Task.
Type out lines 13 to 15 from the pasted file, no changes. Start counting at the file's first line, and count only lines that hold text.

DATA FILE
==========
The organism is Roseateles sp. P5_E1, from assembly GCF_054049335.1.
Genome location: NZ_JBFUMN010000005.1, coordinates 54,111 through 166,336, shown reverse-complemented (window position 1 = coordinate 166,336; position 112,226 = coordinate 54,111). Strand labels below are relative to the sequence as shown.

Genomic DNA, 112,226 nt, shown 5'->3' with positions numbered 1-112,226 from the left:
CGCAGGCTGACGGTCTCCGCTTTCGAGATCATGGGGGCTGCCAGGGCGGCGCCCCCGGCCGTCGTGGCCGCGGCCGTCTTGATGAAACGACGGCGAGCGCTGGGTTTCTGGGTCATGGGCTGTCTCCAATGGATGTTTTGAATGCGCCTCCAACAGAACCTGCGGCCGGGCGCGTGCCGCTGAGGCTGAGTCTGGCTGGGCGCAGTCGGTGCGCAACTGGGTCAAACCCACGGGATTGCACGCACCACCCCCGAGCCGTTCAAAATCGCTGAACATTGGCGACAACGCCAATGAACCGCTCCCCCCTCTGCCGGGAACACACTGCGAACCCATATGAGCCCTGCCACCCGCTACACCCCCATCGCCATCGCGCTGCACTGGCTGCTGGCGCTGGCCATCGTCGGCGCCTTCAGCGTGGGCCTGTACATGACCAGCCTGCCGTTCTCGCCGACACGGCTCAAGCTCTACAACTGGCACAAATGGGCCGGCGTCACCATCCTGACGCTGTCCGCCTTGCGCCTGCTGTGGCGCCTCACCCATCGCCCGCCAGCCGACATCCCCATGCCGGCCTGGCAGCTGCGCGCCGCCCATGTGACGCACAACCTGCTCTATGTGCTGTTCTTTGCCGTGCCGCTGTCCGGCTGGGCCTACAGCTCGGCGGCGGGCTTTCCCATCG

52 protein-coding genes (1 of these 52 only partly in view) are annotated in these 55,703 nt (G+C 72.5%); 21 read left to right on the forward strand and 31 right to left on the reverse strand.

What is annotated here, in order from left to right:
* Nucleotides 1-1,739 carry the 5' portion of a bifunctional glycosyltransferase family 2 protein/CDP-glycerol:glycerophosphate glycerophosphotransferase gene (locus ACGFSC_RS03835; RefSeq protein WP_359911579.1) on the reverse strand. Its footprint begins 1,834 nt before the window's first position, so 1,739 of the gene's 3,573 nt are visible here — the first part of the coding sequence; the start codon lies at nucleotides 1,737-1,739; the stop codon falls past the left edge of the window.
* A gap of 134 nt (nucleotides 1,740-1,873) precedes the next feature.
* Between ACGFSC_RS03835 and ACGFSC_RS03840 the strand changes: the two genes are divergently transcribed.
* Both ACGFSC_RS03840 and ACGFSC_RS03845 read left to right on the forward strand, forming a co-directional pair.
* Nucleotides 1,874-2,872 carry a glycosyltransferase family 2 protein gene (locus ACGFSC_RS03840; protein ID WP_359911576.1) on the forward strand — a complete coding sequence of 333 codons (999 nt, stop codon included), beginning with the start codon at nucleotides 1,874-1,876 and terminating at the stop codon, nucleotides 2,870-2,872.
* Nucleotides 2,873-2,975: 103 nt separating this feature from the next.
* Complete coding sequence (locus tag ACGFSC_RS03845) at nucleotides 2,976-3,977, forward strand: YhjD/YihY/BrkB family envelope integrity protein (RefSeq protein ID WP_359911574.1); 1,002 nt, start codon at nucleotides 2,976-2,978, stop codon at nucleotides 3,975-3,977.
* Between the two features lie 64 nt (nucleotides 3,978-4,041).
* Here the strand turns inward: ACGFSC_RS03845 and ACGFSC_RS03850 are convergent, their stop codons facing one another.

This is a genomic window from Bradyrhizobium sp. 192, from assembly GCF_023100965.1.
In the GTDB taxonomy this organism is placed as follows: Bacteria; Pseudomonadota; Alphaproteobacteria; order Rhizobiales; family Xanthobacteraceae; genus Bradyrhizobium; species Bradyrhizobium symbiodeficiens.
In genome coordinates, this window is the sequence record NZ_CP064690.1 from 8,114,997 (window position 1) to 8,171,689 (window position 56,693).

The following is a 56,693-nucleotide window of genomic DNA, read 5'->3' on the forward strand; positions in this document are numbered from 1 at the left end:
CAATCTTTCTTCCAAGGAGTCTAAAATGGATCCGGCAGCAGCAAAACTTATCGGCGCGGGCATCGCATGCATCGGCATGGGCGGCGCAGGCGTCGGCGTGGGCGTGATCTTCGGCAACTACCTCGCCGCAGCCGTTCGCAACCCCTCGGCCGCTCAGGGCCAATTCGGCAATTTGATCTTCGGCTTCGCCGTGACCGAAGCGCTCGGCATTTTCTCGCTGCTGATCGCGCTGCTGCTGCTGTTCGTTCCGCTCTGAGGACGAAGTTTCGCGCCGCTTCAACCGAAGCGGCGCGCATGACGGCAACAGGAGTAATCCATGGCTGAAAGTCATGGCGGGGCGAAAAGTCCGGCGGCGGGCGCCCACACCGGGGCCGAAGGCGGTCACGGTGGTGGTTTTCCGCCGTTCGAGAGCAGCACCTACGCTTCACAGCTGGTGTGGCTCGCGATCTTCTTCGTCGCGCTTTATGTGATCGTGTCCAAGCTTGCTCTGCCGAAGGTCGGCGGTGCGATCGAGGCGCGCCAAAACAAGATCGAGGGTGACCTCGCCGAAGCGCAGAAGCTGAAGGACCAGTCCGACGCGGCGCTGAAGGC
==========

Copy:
* Complete coding sequence (locus tag ACGFSC_RS03845) at nucleotides 2,976-3,977, forward strand: YhjD/YihY/BrkB family envelope integrity protein (RefSeq protein ID WP_359911574.1); 1,002 nt, start codon at nucleotides 2,976-2,978, stop codon at nucleotides 3,975-3,977.
* Between the two features lie 64 nt (nucleotides 3,978-4,041).
* Here the strand turns inward: ACGFSC_RS03845 and ACGFSC_RS03850 are convergent, their stop codons facing one another.